Saturday, October 31, 2009

Write of Passage-Day 2

August 3, 2009 - Davenport, Iowa to Sydney, Nebraska (692 miles)

"Make it through Nebraska by the end of the day, if you can."~ Josh, 8/3/09, 10:42 a.m.

Cote and I did our best to do just that, but when all was said and done, we fell short by 100 miles. We left Davenport, Iowa at 8:30 am, with fresh ice in our cooler and a hot cup of coffee from the nearest McDonald's. The plan was to hook up with Cousin Josh and Aunt Deb somewhere along I-80 during the morning hours. They were traveling east, coming home from Yellowstone National Park, where Josh had been working for the summer. He had lived, breathed, and explored this incredible outdoor wonderland for the past 60 days. Cote and I were excited to see them, and we couldn't wait to hear his stories.
Our paths crossed in Iowa City, 10 am. A McStop was just off the exit so we pulled in for an hour of coffee and conversation. How strange it was to meet up with family in a place so random, so far from home. They asked about our adventure, our plans, and climbing trees. We asked them about Yellowstone, its hidden treasures, and what to see if we only had two hours to spend there on our way back home. Josh's advice was priceless--"If you only have two hours in Yellowstone, here's what you do......Drive inside the park, and find a huge boulder. Stop the car, go over to the boulder and sit on it. Then put your head in your hands and start crying, because you only have two hours to spend in Yellowstone."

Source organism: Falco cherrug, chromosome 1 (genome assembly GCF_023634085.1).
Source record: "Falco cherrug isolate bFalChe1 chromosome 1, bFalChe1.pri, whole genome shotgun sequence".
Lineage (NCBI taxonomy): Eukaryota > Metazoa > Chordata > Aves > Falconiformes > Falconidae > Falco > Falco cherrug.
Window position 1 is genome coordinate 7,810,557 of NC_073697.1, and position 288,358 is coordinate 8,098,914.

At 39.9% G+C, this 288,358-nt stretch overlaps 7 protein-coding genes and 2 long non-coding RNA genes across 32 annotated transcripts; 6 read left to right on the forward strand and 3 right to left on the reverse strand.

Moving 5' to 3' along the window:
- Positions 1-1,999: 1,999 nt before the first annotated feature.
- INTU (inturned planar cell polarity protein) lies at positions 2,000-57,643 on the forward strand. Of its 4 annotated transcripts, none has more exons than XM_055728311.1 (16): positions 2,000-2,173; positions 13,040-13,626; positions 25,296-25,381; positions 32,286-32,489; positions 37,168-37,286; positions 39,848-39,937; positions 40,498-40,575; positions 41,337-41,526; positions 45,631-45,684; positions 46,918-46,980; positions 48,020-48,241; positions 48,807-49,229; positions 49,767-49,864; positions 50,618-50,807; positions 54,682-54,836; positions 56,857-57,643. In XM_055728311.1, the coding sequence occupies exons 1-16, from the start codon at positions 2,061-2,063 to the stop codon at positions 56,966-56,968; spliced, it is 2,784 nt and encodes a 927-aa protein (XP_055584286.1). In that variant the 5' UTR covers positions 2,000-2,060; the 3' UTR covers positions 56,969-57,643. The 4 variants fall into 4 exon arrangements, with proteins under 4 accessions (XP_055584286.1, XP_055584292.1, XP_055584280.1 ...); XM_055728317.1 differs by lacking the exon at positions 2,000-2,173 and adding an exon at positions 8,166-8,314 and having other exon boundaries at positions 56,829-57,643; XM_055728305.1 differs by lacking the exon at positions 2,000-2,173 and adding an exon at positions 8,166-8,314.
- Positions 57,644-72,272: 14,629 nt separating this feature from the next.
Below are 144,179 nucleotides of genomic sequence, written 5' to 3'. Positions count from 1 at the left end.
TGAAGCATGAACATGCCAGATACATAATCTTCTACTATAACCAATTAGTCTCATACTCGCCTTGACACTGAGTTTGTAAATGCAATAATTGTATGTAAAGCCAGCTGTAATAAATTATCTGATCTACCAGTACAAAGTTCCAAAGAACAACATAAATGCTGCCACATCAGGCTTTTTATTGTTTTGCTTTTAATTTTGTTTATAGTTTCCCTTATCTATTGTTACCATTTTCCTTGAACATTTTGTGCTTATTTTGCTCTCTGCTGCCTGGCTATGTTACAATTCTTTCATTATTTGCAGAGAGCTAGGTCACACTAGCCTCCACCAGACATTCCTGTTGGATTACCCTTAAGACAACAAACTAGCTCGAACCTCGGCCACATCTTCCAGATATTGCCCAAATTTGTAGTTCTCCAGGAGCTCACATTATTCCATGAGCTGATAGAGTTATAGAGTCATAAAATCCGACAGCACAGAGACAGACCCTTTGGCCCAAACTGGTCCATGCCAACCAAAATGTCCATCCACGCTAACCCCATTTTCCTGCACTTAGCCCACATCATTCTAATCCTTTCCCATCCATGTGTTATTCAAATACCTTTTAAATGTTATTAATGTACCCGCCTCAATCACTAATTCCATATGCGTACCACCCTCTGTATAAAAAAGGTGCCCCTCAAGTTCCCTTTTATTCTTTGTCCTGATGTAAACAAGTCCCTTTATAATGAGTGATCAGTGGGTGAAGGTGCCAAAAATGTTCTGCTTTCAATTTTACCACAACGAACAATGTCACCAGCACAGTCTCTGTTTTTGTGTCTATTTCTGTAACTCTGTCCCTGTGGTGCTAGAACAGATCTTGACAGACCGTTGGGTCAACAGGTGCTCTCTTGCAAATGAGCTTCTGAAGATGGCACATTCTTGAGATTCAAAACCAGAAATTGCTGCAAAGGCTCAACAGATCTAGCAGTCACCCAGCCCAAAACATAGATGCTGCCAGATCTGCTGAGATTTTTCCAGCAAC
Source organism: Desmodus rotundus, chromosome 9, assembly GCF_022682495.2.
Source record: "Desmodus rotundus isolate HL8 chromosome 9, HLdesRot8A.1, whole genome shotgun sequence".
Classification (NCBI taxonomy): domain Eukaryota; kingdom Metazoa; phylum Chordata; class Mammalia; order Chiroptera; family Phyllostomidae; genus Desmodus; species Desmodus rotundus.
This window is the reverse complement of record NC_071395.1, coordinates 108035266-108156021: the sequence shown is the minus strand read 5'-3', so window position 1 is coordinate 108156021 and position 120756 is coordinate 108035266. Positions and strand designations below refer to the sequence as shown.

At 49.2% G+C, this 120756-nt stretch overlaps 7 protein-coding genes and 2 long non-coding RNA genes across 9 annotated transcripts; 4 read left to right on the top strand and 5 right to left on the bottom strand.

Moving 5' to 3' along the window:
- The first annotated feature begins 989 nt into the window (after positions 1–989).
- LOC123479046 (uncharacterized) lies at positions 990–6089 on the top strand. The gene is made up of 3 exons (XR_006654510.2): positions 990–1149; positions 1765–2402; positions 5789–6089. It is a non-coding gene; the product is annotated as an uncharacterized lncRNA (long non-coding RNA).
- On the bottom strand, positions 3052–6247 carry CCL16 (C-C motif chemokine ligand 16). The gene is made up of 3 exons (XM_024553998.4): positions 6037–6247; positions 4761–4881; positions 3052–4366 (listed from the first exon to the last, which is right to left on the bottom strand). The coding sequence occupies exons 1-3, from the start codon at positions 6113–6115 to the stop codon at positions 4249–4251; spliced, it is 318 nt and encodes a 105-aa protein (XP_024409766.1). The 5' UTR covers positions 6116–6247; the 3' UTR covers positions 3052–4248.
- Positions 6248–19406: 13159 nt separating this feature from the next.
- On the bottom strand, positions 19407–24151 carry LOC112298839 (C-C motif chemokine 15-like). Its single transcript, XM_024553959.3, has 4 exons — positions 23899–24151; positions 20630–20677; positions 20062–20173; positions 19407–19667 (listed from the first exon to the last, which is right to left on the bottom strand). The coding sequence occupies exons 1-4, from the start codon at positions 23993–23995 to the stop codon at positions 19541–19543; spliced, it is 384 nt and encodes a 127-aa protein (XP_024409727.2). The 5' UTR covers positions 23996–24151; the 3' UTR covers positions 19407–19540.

Since Cote and I had made a pact to have no set plan, no schedule, no "must-do" on this rite of passage, we accepted Josh's advice as much as we could, and continued on in faith, knowing all would be as it rightly should. We couldn't worry about how much time we'd have in places